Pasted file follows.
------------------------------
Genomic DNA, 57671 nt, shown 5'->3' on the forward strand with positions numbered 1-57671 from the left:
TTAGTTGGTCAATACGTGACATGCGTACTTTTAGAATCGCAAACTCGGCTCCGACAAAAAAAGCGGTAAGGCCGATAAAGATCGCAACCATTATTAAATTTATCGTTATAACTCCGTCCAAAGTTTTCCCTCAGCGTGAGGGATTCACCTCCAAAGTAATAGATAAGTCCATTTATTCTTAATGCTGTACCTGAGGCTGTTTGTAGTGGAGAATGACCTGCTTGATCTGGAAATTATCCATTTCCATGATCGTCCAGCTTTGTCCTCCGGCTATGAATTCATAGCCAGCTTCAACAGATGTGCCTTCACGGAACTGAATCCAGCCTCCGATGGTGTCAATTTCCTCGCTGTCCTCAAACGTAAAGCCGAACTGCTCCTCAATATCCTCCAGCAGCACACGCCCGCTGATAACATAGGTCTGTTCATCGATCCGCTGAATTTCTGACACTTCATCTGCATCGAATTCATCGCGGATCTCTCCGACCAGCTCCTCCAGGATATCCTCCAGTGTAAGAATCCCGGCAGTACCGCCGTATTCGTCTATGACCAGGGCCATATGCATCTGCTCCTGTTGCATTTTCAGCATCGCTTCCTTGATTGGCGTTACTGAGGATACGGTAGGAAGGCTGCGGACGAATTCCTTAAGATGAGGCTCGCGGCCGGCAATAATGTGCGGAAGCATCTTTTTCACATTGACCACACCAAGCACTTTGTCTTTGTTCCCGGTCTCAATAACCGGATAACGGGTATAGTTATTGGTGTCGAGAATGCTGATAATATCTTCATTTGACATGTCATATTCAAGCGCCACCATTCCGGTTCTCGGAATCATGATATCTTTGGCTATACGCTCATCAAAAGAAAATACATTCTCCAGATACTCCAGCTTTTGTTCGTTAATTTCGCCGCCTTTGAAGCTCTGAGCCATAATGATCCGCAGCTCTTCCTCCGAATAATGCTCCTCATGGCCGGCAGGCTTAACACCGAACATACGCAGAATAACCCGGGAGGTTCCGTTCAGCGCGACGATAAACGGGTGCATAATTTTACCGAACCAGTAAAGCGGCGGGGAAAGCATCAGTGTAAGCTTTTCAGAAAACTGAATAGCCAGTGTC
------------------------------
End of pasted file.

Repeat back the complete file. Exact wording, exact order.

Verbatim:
Genomic DNA, 57671 nt, shown 5'->3' on the forward strand with positions numbered 1-57671 from the left:
TTAGTTGGTCAATACGTGACATGCGTACTTTTAGAATCGCAAACTCGGCTCCGACAAAAAAAGCGGTAAGGCCGATAAAGATCGCAACCATTATTAAATTTATCGTTATAACTCCGTCCAAAGTTTTCCCTCAGCGTGAGGGATTCACCTCCAAAGTAATAGATAAGTCCATTTATTCTTAATGCTGTACCTGAGGCTGTTTGTAGTGGAGAATGACCTGCTTGATCTGGAAATTATCCATTTCCATGATCGTCCAGCTTTGTCCTCCGGCTATGAATTCATAGCCAGCTTCAACAGATGTGCCTTCACGGAACTGAATCCAGCCTCCGATGGTGTCAATTTCCTCGCTGTCCTCAAACGTAAAGCCGAACTGCTCCTCAATATCCTCCAGCAGCACACGCCCGCTGATAACATAGGTCTGTTCATCGATCCGCTGAATTTCTGACACTTCATCTGCATCGAATTCATCGCGGATCTCTCCGACCAGCTCCTCCAGGATATCCTCCAGTGTAAGAATCCCGGCAGTACCGCCGTATTCGTCTATGACCAGGGCCATATGCATCTGCTCCTGTTGCATTTTCAGCATCGCTTCCTTGATTGGCGTTACTGAGGATACGGTAGGAAGGCTGCGGACGAATTCCTTAAGATGAGGCTCGCGGCCGGCAATAATGTGCGGAAGCATCTTTTTCACATTGACCACACCAAGCACTTTGTCTTTGTTCCCGGTCTCAATAACCGGATAACGGGTATAGTTATTGGTGTCGAGAATGCTGATAATATCTTCATTTGACATGTCATATTCAAGCGCCACCATTCCGGTTCTCGGAATCATGATATCTTTGGCTATACGCTCATCAAAAGAAAATACATTCTCCAGATACTCCAGCTTTTGTTCGTTAATTTCGCCGCCTTTGAAGCTCTGAGCCATAATGATCCGCAGCTCTTCCTCCGAATAATGCTCCTCATGGCCGGCAGGCTTAACACCGAACATACGCAGAATAACCCGGGAGGTTCCGTTCAGCGCGACGATAAACGGGTGCATAATTTTACCGAACCAGTAAAGCGGCGGGGAAAGCATCAGTGTAAGCTTTTCAGAAAACTGAATAGCCAGTGTC